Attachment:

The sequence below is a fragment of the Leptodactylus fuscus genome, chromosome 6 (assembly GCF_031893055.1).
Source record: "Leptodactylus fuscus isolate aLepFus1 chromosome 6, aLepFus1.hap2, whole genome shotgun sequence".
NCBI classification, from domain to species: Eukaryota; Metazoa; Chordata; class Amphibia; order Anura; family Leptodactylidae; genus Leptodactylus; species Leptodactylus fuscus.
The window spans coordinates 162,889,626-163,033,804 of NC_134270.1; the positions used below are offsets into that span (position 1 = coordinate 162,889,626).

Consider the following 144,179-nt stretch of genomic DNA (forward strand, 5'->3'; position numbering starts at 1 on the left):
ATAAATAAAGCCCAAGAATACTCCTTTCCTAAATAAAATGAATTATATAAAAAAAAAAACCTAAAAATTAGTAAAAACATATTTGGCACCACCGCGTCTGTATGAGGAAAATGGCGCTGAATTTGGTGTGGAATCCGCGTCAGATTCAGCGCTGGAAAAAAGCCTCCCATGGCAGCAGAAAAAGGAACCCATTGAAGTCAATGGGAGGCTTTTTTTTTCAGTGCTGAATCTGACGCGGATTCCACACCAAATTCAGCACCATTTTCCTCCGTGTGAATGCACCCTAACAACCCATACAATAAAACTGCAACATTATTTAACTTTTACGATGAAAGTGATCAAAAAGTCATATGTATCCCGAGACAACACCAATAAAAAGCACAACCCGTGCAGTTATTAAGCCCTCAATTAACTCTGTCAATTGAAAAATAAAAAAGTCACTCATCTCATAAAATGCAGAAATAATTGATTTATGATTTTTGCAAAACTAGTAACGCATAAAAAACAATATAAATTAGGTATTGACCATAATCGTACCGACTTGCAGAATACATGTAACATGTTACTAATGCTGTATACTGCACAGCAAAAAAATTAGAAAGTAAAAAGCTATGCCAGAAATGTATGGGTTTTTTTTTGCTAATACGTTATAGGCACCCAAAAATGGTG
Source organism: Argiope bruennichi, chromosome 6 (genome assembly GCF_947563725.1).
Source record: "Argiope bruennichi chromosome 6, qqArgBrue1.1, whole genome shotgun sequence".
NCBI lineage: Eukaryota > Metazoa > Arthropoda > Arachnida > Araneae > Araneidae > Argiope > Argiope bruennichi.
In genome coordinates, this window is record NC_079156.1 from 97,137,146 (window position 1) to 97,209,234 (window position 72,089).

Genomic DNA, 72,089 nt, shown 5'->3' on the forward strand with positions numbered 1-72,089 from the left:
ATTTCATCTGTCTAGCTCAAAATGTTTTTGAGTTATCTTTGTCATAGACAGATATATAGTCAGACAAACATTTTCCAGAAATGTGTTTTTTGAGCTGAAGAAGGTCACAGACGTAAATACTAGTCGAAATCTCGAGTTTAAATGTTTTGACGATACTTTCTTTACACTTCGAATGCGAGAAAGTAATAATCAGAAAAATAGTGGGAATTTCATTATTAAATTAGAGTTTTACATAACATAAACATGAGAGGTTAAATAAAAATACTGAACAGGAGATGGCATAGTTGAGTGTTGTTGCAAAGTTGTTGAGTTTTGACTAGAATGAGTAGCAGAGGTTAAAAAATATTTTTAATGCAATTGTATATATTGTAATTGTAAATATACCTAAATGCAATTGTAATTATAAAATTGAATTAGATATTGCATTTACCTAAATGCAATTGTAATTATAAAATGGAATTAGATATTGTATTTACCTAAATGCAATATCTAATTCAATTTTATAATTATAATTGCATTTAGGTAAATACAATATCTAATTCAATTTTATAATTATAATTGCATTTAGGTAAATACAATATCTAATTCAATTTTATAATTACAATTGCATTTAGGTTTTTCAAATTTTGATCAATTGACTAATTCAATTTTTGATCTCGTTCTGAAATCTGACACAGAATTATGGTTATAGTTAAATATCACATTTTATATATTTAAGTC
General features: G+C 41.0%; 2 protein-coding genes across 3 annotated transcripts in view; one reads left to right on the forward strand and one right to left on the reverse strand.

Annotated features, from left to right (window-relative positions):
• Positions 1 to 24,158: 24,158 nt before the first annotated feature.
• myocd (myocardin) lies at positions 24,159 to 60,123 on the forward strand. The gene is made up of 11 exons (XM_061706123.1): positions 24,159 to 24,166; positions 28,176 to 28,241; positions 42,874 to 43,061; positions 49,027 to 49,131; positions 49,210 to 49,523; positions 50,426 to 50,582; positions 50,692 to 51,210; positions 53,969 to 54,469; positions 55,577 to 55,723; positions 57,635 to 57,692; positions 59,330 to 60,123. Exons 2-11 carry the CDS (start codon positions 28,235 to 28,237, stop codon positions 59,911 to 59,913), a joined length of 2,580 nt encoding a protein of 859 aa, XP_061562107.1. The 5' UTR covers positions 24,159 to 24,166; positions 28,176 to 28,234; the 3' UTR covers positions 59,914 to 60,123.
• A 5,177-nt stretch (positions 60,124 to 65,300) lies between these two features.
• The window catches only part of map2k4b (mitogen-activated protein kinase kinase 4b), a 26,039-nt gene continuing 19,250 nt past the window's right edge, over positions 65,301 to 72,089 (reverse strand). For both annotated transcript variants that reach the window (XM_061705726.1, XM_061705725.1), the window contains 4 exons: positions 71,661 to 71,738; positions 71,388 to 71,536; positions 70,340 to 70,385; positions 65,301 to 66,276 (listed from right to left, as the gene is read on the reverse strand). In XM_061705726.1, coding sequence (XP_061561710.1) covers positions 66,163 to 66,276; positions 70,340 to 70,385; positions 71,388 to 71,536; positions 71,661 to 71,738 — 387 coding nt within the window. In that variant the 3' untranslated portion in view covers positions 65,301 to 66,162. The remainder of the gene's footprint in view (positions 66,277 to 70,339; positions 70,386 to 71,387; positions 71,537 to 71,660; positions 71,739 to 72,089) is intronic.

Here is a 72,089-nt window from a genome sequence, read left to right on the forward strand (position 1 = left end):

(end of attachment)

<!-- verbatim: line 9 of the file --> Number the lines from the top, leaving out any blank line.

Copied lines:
NCBI lineage: Eukaryota > Metazoa > Arthropoda > Arachnida > Araneae > Araneidae > Argiope > Argiope bruennichi.